Privatization fails us one more time


PRIVATIZATION DOESN’T HELP. The recent collapse of Carillion, a British megacontractor that plows roads and helps run the Royal Ottawa Mental Health Centre proves it—again.

The last thing a mental health centre needs is uncertainty. But the liquidation of the company that makes the food, runs the laundry, cuts the grass and fixes the building adds an extra level of anxiety to day-to-day operations there. The very thing the original private public partnership (P3) was supposed to guard against.  

One dumb idea after another

P3s were all the rage with governments back in the early 2000s. The promise was the arrangement would deliver better services to the public at a lower cost by partnering up with private business and letting them make money out of the partnership. It never worked. The quality of services, their availability and reliability dropped and dropped and dropped.

But, back in 2003 the Conservative government in Ontario couldn’t wait to get into a partnership with Carillion. The partnership called for Carillon to completely rebuild the old hospital in Ottawa into the Royal Ottawa Mental Health Centre, to finance the work, to maintain the structure and provide all the housekeeping and related services.

Pension funds were tapped to put up the $100-million needed to build the new Royal Ottawa Centre. The contracts for Carillion’s services are worth about $7 million a year, plus $4 million in “flow-through” payments for things like the gas and electric bills.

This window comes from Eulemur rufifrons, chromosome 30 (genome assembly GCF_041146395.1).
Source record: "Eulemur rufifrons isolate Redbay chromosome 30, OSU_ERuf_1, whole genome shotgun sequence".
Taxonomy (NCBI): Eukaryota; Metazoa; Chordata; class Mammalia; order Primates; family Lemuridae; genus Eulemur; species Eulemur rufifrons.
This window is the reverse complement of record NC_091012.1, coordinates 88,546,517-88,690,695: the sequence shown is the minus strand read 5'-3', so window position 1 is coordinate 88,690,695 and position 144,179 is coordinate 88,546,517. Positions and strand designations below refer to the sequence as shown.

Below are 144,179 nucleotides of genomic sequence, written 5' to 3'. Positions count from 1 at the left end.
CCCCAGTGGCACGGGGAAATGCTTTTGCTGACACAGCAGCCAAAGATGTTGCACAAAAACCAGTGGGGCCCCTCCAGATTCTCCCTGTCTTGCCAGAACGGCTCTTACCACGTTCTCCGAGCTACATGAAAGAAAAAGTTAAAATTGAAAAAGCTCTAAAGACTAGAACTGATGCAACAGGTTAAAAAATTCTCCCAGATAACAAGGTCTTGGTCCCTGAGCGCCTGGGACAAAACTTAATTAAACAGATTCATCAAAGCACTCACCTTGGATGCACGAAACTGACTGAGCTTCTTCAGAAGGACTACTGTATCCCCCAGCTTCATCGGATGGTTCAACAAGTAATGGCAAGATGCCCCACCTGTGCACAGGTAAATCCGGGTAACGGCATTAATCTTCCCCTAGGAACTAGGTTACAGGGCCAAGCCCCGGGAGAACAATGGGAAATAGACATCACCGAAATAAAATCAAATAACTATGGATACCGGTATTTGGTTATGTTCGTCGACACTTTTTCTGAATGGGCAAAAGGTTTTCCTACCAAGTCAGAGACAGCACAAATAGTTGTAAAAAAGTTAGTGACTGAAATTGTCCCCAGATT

The deal, and a similar one for a new general hospital in Brampton, Ontario, was groundbreaking and controversial at the time. The possibility that the private partner that does the cleaning, maintenance and food service might one day vaporize was not one of the major worries at the time. So, there is no backup plan.

Hope is not a plan

Administrators at the Royal Ottawa admit they are just keeping their fingers crossed, in the hope that some other megacorp will jump in and pick up the contract abandoned by Carillon.

Meanwhile, the Ministry of Transportation is trying to figure out what will happen with Carillion’s road-maintenance contracts. It holds eight of Ontario’s 20 maintenance contracts. They’re worth about $81 million a year.

The sudden collapse of Carillon was the final act in a story they filled with failure upon failure:

  • a $500 million overrun in the design and construction of the William Osler Health Centre
  • a fine of $900,000 for failing to fulfill its contractual duties in highway maintenance
  • pleading guilty to illegally dumping oil and toxic paint coating
  • abandoning its snowplowing operations in the Huntsville, Ontario area

Make ‘public services’ public again

There is a simple and obvious way to permanently eliminate the possibility of such epic fails says Smokey Thomas: hand the delivery of our public services back to public service workers—the ones who do it best.

Thomas is the president of the 130,000-member Ontario Public Service Employees Union (OPSEU). Many of his members did the work handed to Carillon.

“This is a clear sign that privatization doesn’t work,” says Thomas. “It’s ineffective. It’s over-priced. And as we’re learning today, it’s totally unreliable.”

“It’s time for our government to face these facts and begin bringing privatized services back under public management, where they belong,” Thomas says.

“Remember: Carillion isn’t the only large corporation providing privatized public services in Ontario,” Thomas added.  “It’s time for us to look at all of those contracts and ask ourselves if privatization is worth the risk.”

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For more information: Warren (Smokey) Thomas, 613-329-1931



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